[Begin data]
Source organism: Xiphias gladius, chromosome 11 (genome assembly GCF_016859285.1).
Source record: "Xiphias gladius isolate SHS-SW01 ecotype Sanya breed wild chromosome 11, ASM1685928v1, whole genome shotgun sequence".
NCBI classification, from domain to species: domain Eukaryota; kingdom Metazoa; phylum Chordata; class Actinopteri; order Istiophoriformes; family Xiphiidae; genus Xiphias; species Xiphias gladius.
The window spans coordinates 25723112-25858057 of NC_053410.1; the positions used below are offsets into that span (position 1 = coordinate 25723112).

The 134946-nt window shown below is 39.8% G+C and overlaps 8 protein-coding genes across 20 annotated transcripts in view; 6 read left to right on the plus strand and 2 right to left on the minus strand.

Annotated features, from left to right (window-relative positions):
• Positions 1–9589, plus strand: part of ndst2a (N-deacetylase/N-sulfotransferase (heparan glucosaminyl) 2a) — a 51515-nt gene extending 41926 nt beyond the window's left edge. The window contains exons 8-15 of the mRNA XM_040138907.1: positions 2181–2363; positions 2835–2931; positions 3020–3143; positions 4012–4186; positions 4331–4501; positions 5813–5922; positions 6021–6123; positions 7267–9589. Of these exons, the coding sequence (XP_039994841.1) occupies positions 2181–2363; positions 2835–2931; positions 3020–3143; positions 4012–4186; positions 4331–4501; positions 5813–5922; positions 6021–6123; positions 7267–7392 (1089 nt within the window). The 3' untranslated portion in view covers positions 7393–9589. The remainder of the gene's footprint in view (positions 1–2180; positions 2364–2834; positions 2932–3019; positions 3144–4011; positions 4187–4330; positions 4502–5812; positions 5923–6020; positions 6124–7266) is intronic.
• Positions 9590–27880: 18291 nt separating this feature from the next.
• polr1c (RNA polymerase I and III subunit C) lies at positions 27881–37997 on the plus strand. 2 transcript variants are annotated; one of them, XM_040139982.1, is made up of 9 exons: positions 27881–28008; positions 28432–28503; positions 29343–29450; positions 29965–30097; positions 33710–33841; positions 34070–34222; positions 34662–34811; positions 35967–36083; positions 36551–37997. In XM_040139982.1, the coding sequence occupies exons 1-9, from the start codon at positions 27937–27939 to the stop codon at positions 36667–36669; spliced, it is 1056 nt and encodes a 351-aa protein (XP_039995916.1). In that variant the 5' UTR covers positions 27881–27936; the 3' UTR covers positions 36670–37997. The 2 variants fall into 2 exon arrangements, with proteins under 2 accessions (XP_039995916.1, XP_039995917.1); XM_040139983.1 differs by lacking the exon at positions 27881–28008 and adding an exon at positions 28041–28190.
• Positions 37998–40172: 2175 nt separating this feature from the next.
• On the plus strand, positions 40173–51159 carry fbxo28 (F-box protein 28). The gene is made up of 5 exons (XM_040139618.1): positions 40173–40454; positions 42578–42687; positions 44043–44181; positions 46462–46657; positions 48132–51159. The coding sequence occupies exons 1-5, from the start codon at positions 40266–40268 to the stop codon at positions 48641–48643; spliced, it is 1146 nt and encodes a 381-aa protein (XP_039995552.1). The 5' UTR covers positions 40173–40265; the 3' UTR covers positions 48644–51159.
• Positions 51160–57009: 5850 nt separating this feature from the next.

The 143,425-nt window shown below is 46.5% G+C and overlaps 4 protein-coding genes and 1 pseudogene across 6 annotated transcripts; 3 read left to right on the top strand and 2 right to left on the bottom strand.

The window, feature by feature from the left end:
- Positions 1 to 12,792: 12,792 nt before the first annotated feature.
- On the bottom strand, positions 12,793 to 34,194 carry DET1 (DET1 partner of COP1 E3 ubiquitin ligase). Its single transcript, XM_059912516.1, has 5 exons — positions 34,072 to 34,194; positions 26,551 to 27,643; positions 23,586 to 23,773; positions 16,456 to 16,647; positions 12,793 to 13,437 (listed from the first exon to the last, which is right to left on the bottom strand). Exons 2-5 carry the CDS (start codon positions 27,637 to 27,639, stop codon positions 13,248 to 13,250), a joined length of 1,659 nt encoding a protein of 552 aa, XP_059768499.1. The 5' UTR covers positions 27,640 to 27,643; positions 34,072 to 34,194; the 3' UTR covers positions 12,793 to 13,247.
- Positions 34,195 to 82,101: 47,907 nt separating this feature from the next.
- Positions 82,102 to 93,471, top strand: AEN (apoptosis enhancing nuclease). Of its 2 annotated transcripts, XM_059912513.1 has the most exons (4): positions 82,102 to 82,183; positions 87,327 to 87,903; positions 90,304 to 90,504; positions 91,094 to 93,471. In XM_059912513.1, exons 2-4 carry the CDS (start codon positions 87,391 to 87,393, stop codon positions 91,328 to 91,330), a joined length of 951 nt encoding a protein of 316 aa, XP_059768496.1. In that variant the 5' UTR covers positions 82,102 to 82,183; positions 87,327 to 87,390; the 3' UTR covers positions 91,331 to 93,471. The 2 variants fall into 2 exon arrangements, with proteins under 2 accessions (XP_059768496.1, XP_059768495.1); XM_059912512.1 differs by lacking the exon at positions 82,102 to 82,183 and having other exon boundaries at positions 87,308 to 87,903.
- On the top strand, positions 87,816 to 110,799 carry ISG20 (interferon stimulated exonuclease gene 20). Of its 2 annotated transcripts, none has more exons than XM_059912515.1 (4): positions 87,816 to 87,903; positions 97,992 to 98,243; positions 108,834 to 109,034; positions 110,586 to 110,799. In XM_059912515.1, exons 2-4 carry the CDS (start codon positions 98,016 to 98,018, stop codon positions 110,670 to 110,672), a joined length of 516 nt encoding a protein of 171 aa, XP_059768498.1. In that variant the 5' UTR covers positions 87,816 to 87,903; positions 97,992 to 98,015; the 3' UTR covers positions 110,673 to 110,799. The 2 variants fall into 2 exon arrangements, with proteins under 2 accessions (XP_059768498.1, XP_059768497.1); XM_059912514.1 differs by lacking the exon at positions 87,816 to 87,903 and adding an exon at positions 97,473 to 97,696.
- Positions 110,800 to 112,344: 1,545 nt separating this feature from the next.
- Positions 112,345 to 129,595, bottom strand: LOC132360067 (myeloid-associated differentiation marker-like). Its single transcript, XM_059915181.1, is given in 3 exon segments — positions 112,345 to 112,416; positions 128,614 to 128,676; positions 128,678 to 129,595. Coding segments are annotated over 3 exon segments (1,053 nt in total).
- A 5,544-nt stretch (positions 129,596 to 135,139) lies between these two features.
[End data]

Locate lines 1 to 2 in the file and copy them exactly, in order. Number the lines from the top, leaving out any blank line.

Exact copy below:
Source organism: Xiphias gladius, chromosome 11 (genome assembly GCF_016859285.1).
Source record: "Xiphias gladius isolate SHS-SW01 ecotype Sanya breed wild chromosome 11, ASM1685928v1, whole genome shotgun sequence".